13. I work at York’s Glendon campus (where there are, I assure you, NOT 6000 graduate students, or indeed, 6000 students of any kind!) The proposed Sunday evening cuts don’t affect me, but the huge overcrowding problems during rush hour do. All this “greater good” language has got me wondering: is it for the greater good that pretty much every trip I take to work is on a bus packed so tight that the operator can’t actually see around the people at the front door? That is, assuming I can actually get on the bus at all, of course, which I frequently can’t. I have to admit I’m not terribly sympathetic to people losing their transit in low-volume areas when there isn’t enough transit in my high-volume corridor. Doubly so when I contemplate the notion that the people in these low-volume areas probably can get a seat and have a nice read, which I can never do. And all at the same price I pay.

    Much of the time I just give up and walk from Lawrence Station, which is frequently faster than the bus, although it certainly shouldn’t be. And much of the rest of the year I cycle because it takes about 5-10 minutes less for me to cycle from College & Beverley than it does to take the TTC, it’s free and it’s healthy. I did start cycling out of mixed motives, but one of the biggest was the dispiriting nature of the Lawrence bus (and the endless subway delays.)

    I do find it a bit puzzling that many people seem to be more interested in gearing TTC service to “potential” customers than improving the service to the customers that they do have and are in the process of losing. Anyway, not trying to be snarky, just wondering if the greater good hasn’t trumped the merely good in this case.


  14. The 2005 report linked to by Stangry is locked and so cannot be thrown into a spreadsheet for sorting or interesting calculations.

    Looking at a few routes, the revenue per rider varies in the $.60-.75 range somewhat whimsically, although the Queen car apparently gets over ninety cents per rider (as do the Kingston Road cars).

    I wonder about how the cost per day is calculated. Operating a streetcar line appears to be much more expensive than a bus line. For example, the Finch East bus costs $61,300 to run 8,000 miles/day, 470 hours/day with 52/41 buses AM peak/PM peak, while the King(1) car costs $81,000 to run 4,200 miles/day, 480 hours/day with 47/33 streetcars. Of course Finch has higher average speeds so the miles/day will be higher, but there must be capital/depreciation costs for tracks blended into King’s cost.

    The document does not explain how revenue per day, nor cost per day, is calculated. This does not inspire confidence in the usefulness of the numbers.
    (1) Grouping the Lake Shore car with the King car is strange. Lake Shore is more like a Queen tripper, and would be a Long Branch tripper if that line still existed. (I think you can only have a “tripper” in relation to a regular route. A tripper can’t exist by itself.)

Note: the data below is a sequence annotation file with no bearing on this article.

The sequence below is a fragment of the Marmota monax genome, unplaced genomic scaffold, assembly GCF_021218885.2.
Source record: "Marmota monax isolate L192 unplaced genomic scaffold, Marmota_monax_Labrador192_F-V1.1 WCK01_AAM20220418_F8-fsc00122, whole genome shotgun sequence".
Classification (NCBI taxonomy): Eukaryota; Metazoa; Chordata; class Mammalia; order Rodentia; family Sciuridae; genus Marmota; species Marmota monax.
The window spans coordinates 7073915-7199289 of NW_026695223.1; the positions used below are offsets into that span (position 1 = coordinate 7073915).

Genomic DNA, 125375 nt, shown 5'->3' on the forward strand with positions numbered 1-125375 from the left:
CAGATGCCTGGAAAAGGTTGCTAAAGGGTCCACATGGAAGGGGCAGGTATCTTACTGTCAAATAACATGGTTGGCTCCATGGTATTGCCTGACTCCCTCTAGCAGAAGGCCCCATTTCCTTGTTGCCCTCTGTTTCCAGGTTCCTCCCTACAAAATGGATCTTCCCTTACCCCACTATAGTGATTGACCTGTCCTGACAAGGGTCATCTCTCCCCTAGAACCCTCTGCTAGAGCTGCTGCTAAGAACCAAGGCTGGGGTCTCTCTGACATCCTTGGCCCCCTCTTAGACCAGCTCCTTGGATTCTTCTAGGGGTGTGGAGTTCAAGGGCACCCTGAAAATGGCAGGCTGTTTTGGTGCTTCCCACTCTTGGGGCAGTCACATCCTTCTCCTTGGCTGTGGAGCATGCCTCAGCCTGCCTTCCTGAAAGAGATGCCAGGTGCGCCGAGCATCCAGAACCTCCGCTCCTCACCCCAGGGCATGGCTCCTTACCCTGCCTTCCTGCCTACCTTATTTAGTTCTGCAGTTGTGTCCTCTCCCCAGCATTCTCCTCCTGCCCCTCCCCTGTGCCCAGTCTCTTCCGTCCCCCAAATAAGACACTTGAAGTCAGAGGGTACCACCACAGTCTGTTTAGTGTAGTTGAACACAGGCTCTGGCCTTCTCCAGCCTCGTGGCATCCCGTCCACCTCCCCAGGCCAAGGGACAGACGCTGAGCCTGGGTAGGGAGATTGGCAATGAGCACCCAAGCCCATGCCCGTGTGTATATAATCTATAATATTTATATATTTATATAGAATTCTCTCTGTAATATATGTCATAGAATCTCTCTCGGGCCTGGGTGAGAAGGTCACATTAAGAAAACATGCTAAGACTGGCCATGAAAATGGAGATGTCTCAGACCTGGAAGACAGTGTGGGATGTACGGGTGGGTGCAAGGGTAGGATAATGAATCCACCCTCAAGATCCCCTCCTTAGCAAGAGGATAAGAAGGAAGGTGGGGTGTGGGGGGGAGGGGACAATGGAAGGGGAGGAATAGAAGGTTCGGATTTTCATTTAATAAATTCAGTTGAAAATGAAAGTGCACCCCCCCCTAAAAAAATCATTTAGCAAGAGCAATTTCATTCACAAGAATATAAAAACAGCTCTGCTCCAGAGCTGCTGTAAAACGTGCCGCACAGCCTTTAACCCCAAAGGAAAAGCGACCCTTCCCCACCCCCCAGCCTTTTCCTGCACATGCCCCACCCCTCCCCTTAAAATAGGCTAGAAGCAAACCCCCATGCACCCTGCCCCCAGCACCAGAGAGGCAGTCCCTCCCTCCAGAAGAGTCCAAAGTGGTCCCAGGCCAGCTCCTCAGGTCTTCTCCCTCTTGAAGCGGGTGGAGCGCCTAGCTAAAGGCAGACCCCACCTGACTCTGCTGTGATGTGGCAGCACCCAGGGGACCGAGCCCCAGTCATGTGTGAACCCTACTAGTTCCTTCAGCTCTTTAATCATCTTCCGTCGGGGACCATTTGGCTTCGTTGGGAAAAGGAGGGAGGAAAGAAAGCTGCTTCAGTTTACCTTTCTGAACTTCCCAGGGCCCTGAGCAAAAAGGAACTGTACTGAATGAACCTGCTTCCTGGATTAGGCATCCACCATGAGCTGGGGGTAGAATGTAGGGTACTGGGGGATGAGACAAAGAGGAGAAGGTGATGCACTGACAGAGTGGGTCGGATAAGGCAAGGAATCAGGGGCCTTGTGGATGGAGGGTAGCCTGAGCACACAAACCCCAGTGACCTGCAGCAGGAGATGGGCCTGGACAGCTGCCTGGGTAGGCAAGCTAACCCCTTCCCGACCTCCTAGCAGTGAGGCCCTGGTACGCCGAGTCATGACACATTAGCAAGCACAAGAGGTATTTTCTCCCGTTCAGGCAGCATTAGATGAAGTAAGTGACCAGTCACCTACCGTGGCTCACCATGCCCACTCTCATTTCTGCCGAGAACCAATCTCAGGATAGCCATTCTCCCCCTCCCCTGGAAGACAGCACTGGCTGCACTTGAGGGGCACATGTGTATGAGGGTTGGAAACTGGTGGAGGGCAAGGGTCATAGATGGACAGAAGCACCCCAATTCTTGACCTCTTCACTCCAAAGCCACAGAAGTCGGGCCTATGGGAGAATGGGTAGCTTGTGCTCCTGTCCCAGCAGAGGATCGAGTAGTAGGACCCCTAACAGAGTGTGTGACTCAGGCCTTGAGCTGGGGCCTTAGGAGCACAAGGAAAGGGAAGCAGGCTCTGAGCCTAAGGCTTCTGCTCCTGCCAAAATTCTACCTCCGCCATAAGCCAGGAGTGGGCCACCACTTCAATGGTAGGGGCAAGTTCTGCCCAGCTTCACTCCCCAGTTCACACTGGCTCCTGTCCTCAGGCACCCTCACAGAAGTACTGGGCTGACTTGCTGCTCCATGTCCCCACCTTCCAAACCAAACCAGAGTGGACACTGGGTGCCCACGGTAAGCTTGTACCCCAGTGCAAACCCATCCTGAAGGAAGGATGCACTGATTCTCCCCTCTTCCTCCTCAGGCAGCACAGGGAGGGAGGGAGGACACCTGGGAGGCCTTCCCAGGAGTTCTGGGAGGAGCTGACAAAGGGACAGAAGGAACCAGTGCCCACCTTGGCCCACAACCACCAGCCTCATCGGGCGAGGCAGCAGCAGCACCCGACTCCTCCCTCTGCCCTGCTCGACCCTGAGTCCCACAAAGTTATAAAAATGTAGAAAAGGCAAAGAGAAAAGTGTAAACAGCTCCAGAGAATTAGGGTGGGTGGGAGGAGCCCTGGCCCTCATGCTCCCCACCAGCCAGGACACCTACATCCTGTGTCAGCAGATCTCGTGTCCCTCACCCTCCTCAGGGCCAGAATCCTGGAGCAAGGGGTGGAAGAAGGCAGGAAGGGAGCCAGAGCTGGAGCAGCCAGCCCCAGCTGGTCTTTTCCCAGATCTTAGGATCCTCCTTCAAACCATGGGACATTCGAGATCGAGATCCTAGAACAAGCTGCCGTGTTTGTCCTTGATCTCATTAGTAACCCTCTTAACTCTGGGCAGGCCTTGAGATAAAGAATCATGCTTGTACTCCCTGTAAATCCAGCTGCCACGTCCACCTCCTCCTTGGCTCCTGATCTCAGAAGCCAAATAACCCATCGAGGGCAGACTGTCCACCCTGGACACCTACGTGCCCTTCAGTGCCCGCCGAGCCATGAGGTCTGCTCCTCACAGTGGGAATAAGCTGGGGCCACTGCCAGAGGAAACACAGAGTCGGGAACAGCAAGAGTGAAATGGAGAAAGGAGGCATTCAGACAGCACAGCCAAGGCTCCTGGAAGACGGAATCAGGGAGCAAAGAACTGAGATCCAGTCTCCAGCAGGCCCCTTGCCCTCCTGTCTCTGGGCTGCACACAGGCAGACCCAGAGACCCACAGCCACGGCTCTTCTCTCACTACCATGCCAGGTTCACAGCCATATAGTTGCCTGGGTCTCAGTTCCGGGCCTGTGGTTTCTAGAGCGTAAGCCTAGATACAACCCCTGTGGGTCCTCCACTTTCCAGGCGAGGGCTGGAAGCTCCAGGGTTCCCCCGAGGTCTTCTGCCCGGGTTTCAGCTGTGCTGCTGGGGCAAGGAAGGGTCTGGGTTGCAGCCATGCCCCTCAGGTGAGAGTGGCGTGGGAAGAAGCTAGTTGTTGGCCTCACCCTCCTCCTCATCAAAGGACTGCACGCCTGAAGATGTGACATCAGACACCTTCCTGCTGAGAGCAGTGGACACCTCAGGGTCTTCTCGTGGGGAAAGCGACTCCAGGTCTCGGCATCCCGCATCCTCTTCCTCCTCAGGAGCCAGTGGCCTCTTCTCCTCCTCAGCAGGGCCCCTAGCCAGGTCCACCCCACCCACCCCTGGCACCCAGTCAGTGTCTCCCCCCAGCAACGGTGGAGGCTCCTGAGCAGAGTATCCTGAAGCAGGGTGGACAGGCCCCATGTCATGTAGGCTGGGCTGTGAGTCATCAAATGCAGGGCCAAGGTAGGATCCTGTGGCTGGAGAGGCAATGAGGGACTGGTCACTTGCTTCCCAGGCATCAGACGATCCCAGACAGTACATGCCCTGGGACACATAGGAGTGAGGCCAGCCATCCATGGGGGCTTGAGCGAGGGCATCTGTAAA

Steve: I have been transcribing the annual (at least until recently) stats on route performance into a spreadsheet since the TTC started publishing them in 1976. Here are the 2004 figures as published in the 2005 report.

    All of this has to be taken with many grains of salt. You will notice that the revenue per passenger varies considerably, and this is supposed to reflect the proportion of one-seat trips taken on the route. Such trips allocate a full fare to a route in this scheme, while transferring riders only allocate half a fare. This still tends to overallocate revenue for long trips with more than two links.

    The costs are made up from a formula based mainly on vehicle hours and vehicle miles. Streetcars have to carry the cost of their infrastructure and their generally more expensive to maintain vehicles. The recovery rate for both modes is at about 50%, and comparing this to the much higher system average shows that the revenue allocation scheme gives a lot of money to the subway system.

    The column headed “density” is the number of boardings per vehicle mile, and “recovery” is the portion of allocated costs met by the calculated revenue.

    It is worth noting that for some major streetcar routes like Queen, the ridership numbers were not updated for several years and the ridership recovery of the mid 2000s did not show up in the “economic performance” numbers because streetcar routes were not credited for the riding they actually carried.


  15. Gerard asks about the packed buses on Lawrence East.

    Unfortunately that corridor wasn’t planned to have any service increases anyway. The only web-posted map of proposed service increases based on the “reallocations” is here on Steve’s site.

    Lawrence East isn’t unique. I know that in the AM peak (say around 8:15 AM) it’s to be expected that an eastbound Queen streetcar at will leave people at the stop between Roncesvalles and Bathurst.

    While it sucks to be left at the stop during peak period, you have to wonder how reallocating a late-evening bus will help, as it’s probably already out in rush hour somewhere. Taking a bus off Evans at 10PM on a Sunday won’t result in extra peak Queen cars (there are insufficient ALRVs to begin with).

    While the TTC (and Councillor Stinz) are making this an “either-or” proposition, I don’t see that we should have *either* people left on the curb in rush hour by overpacked vehicles, or service disappearing at “low ridership” times in various fairly large swaths of the city. Asking which one I’d prefer is like asking which kind of unpleasant disease I’d prefer. “Neither” is my answer.